Elm trees are very fragile when it comes to pruning. Once an elm is pruned it is left helpless to prevent pests (such as elm bark beetles) and diseases (such as Dutch elm disease) from attacking and spreading into its delicate wood. Help your elm tree avoid pests and disease by using proper pruning techniques.
Elm trees attract a bug known as the elm bark beetle from mid-April through late-July. As a result, pruning an elm tree during these months is discouraged–and many states have ordinances against it. Elms should also never be pruned in the fall due to their susceptibility to fungi. The ideal time of year for pruning an elm tree is early spring. This allows the tree plenty of time to recover.
Avoid excessive injury to the tree by always cutting near the branch collar. The branch collar is located near where the branch is attached to the trunk or main limb. To cut off the branch, make a small undercut 1 inch away from the collar. Next, cleanly cut the branch from the top. Finally, cleanly cut the branch the rest of the way just outside of the branch collar. Never top cut an elm tree, as it can lead to scalding, infestations and lower property values.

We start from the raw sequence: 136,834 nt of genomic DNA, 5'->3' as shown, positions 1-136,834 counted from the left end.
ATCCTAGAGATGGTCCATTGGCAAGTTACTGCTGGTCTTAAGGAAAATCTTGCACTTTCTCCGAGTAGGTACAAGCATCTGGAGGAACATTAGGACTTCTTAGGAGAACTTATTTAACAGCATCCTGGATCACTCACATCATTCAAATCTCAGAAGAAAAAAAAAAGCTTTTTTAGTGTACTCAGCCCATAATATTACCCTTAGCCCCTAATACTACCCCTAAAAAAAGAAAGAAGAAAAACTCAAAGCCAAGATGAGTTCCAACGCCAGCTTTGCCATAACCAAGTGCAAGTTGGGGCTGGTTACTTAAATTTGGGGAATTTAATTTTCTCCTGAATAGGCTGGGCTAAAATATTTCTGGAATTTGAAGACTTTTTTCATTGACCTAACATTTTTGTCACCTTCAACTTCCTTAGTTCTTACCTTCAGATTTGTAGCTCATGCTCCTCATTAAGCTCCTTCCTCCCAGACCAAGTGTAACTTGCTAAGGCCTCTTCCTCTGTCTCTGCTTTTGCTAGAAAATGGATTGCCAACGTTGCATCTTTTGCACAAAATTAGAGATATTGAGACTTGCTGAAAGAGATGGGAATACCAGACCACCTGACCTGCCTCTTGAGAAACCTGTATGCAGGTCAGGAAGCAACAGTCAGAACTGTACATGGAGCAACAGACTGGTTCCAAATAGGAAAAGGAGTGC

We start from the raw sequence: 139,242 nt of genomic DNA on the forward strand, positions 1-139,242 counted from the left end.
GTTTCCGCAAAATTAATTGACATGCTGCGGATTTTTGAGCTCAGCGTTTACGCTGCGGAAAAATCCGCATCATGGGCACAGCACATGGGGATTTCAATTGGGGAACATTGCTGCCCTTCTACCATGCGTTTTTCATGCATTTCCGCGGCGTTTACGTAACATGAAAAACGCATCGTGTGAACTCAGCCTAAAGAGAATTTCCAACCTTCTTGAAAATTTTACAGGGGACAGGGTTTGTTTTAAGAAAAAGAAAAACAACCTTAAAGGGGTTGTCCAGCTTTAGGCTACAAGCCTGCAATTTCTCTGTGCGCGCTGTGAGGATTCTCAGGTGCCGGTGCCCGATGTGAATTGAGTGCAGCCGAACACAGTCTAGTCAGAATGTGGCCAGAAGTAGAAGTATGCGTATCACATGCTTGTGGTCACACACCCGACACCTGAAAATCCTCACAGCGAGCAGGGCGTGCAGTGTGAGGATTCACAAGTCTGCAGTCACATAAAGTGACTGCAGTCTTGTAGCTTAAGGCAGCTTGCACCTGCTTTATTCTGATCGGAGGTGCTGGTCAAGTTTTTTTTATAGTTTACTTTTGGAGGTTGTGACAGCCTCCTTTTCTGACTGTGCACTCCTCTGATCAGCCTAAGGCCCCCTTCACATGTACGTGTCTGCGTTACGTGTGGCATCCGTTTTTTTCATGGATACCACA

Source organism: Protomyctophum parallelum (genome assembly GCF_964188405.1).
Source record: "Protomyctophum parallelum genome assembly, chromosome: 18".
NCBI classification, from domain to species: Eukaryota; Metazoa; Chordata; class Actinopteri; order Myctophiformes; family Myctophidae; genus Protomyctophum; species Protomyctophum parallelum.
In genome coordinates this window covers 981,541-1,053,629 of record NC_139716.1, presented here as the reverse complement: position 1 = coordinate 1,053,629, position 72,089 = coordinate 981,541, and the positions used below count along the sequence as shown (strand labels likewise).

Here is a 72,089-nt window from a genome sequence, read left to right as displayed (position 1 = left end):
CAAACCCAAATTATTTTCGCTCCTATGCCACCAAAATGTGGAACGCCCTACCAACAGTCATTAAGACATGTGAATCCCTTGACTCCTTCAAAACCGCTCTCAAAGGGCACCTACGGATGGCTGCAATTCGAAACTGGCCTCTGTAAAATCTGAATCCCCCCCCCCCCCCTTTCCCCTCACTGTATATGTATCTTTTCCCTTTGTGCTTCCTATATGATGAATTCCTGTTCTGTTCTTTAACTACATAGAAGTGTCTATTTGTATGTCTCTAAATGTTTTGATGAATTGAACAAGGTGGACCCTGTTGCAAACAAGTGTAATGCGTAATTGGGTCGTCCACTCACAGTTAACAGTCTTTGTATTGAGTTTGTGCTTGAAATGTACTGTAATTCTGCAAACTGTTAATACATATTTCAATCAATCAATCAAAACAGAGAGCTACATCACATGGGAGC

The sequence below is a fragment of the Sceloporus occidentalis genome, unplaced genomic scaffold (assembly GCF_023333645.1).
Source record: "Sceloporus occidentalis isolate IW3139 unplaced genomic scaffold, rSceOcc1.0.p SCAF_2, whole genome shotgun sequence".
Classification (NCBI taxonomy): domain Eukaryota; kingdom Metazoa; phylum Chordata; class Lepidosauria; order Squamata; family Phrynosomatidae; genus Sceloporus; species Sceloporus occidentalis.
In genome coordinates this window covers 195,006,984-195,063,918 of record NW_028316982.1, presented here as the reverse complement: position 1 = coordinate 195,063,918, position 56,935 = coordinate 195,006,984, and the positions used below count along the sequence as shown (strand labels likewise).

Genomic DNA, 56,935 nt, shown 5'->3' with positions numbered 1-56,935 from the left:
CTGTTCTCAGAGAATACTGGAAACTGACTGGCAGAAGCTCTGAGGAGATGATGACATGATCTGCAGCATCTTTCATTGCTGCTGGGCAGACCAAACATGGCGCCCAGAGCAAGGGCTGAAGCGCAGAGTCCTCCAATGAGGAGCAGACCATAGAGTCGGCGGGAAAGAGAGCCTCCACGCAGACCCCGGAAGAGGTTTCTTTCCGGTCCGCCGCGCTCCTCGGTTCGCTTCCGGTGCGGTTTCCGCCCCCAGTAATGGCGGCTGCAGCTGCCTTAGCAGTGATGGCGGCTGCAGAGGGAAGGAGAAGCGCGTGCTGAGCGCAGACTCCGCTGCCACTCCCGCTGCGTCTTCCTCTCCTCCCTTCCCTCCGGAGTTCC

If you must cut the branches during the summer or fall, wound care is vital for the overall protection of the tree. After removing the limb, paint the injury with a fungicide to avoid the tree contracting any fungus while the wound heals. Next, paint the tree with a mixture of half latex paint and half water to protect the injury of scalding. Finally, clear away any brush from under the tree to prevent wintering bugs from climbing the tree and damaging it.